Funding story: Deafblind Scotland

Localised funding processes north of the border are leading to a dearth of services for people with rare disabilities.

Grants from the statutory sector still underpin a lot of the third sector's work. Increasingly, the focus is on getting local people involved in decisions about how money is spent in their local areas. This can mean, however, that some vulnerable people lose out.

In Scotland, the Scottish Executive is making its funding for literacy and numeracy initiatives available through local councils. The hope is that money will be spent in the most appropriate way in each area. In practice, however, it means that councils aren't able to fund provision for people with rare disabilities because there are so few people in any given area.

It is estimated that there are fewer than 5,000 people in Scotland who are both deaf and blind. The official figure is half that, but the charity Deafblind Scotland estimates that a lot of older deaf-blind people are going undiagnosed. Nevertheless, the figure is relatively low, and it is understandable that scarce resources are being directed elsewhere. But that doesn't help the people in need.

Deafblind Scotland is the main provider of literacy and numeracy support to the deaf-blind client group north of the border. The switch to a focus on local projects means that the charity now has to apply to 32 separate councils on behalf of a very small number of local people. Unsurprisingly, funding levels have plummeted as a result. In fact, almost all the relevant services have been shut down.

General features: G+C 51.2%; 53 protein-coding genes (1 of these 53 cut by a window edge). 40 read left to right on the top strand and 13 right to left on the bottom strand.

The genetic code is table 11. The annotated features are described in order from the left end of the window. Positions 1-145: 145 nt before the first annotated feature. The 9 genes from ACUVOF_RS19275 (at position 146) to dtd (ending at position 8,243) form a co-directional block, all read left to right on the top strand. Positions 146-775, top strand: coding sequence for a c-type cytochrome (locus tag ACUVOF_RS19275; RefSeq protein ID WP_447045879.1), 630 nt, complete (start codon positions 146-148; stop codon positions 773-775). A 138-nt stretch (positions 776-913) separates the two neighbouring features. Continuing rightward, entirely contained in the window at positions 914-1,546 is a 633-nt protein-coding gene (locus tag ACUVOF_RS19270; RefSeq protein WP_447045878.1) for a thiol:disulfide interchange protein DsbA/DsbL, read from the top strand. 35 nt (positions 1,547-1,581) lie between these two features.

"Local authorities are referring us back to the Scottish Executive, and the executive refers us back to local authorities," explains Drena O'Malley, spokeswoman for Deafblind Scotland. "These are initiatives the Government wants to implement, and it believes that the best way is to hand the money to local authorities - but it doesn't work for us."

Deafblind Scotland believes there should be a specialised, national service similar to the system of guide communicators the charity provides to Scottish local authorities, in which individuals are trained to be the eyes and ears of deaf-blind people. "Some funding could be held and allocated centrally for this purpose," says O'Malley. "Currently, deaf-blind people are being excluded by the barrier of locality planning, which mitigates against low-incidence disability. The worst of it is, it's nobody's fault."

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